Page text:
Hawaiians deported from Samoa, 1891.

Hawaiians From Samoa

Aboard the steamship Zealandia which landed this past Saturday, these Hawaiian friends came back from Samoa due to the deportation proclamation by King Malietoa, and their passage was paid for by funds from the Legislature which was set aside. Here are their names: Kimo Kukona and wife, Kawelu and wife, Kaolola, Kaluna, Moanalua, and Kahinu. They said that life in those islands was comfortable, and suitable for the health, but they could not stay long because of King Malietoa’s deportation order. There is much leprosy spreading there.

Hairama Kaumialii and Mose wed Samoan wives. The latter named is a sailor on the Kaimiloa who abandoned ship at Samoa. They both will return under the deportation law. Kauaua, a sailor from the Kaimiloa who fled, assimilated to the Samoan way of life, and is covered in a tattoo. These are the Hawaiians who remained and are preparing to return: Mose, Kaliko, Kauaua, Keoni, A. B. Kaaukuu, Mrs. Maria, Lui, Mrs. Akahi, Luna, Miss Kalua, Mrs. Kaulahao, Kanaauao, Kamaka, Kauaki, Meekue, and Hailama Kaumialii. As for James Keau, he is well off, living in the islands of Tonga, and is far from the authority of this expulsion order by King Malietoa.

[If some of my posts look familiar to some of you, they are being reposted from my old Hoolaupai Facebook page. They cannot be easily found on that page, and that was one of the major reasons for starting this one. Here at least i can do tags and categories, and hopefully that makes them easier to find. Google also does a pretty good job of making them searchable!]

(Kuokoa, 1/17/1891, p. 2)

NA HAWAII MAI SAMOA

Ka Nupepa Kuokoa, Buke XXX, Helu 3, Aoao 2. Ianuari 17, 1891.

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More from Kalaupapa, 1912.

GOOD CARE IS GIVEN.

To you, the distinguished one, O Nupepa Kuokoa, warm Aloha between us:—Please print these lines below:

Here I am spreading amongst the public, appreciation for the way we are being cared for at Baldwin Home here at the leprosy colony; the Brothers take good care of all of us and their care is better than true parents, all of the boys of the home have become true brothers to the Brothers of Baldwin Home; and this [letter] is to let the parents know of how their beloved children are being cared for at Baldwin Home.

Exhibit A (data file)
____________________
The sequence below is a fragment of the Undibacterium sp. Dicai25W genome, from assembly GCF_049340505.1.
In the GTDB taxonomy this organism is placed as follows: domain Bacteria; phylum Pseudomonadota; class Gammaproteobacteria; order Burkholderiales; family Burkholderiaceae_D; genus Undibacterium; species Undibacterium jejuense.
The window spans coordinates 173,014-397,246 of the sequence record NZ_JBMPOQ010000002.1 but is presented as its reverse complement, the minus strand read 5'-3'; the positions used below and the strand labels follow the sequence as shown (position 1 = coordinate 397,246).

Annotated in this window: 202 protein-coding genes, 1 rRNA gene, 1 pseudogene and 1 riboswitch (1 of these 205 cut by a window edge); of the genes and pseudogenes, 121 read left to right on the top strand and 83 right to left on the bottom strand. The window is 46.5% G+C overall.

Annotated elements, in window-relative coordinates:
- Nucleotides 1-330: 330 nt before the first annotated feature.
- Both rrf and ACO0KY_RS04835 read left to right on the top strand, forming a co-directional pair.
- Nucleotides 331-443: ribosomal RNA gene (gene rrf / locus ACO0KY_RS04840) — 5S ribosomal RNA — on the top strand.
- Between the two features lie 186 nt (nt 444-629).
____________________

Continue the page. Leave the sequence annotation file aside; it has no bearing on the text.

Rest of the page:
If the children go down to the ocean of Kalaupapa, two Brothers will go down with them and come back with them; they take care of the children very morally; also, if the children go to Waikolu, some of the Brothers will accompany them all the time.

Let us look, O Friends and Parents, at the manner in which the sick children of Molokai are taken care of; in my opinion, Baldwin Home is the best. These are the names of the Brothers: Bro. Jokewe [Joseph Dutton] is the head of this Home, Bro. Lui [?] is the head of the Brothers, Bro. Lipolina [?] is their cook, Bro. Sawelino [?] is the one who sews the clothes of all of the children of Baldwin Home.

The Home is surrounded by eucalyptus trees and plum trees; those things above are what I have to inform you of.

O Distinguished One, I am one of the children who came to this foreign land, her to the leprosy colony of Molokai in the month of September 26, 1911.

That is the news from the land of suffering; please spread it to the entire archipelago.

Sincerely yours,
James Palakiko.
Baldwin Home, Molokai.

(Kuokoa, 1/12/1912, p. 6)

MAIKAI KA MALAMAIA ANA.

Ka Nupepa Kuokoa, Buke XLVIII, Helu 2, Aoao 6. Ianuari 12, 1912.